Reintroduced Colorado wolf packs are killing local dogs

Reintroduced Colorado wolf packs are killing local dogs
Reintroduced Colorado wolf packs are killing local dogs

(Photo credit: Naturfoto Honal / Getty Images)

In Wyoming and Colorado, reports of wolf packs killing local dogs are pitting animal rights groups against rural ranchers in these Mountain West states.

According to Cowboy State Daily, Colorado’s North Park wolf pack was implicated in two dog deaths earlier this month. Unfortunately, wildlife experts say the situation is inevitable. “Simply put, wolves and domestic dogs don’t mix,” Said Dan Thompson, a large carnivore specialist for Wyoming’s Game and Fish Department. “We have documented several occurrences of wolves killing domestic dogs, including pets, those guarding livestock, and hunting hounds,” he continued.

In another article, Thompson explained how wolves will aggressively defend their territory from other canines. As such, he believed the recent attacks had similar motivations.  Unfortunately, the two most recent attacks are only the latest affecting North Park residents. The Coloradoan reported that as of January 19, 2023, “Colorado Parks and Wildlife [paid] $12,929.75 in compensation for wolf livestock depredations of five cows, two working cattle dogs, and one calf.”

Will this change public attitudes toward reintroducing wolves?

After 80 years, gray wolves are just beginning to return to Colorado. A voter-approved ballot measure set 2023 as the deadline for state officials to reintroduce wolves into western Colorado. For the moment, the effort is lauded as a necessary environmental initiative as well as a win for animal rights groups.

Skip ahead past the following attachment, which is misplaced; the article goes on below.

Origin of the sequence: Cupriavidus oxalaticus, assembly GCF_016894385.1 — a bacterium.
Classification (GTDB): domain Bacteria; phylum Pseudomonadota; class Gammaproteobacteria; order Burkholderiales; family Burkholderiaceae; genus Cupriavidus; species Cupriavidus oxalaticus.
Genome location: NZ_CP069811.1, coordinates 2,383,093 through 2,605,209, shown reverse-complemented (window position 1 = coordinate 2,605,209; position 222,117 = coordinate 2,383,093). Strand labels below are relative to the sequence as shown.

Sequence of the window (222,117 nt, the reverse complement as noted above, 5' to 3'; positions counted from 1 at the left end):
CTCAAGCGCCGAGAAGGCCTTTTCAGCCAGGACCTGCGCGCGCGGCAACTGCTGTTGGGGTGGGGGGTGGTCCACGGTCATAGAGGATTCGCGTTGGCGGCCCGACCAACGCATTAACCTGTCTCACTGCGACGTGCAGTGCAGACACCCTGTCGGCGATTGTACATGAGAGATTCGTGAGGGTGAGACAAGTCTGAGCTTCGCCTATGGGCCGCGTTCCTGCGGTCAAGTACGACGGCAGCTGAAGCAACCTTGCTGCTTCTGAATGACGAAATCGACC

However, the state’s vast ranchers and hunters have been certainly less welcoming. In neighboring Utah, for example, local politicians have been accused of spreading misleading information to sway public opinion toward wolves. 

For states in the Mountain West, the question is how to maintain ecological diversity while protecting the interests of local ranchers. In this area, Colorado is making an impressive effort to appease both sides. After a round of public hearings, the Parks and Wildlife Commission increased the amount paid to ranchers for wolf depredation. Incredibly, the new amount is $15,000 per animal.

Hopefully, Colorado and other states can find a way to effectively manage wolf populations and keep ranchers’ needs in mind. Whether or not wolves and livestock can peacefully coexist remains to be seen.

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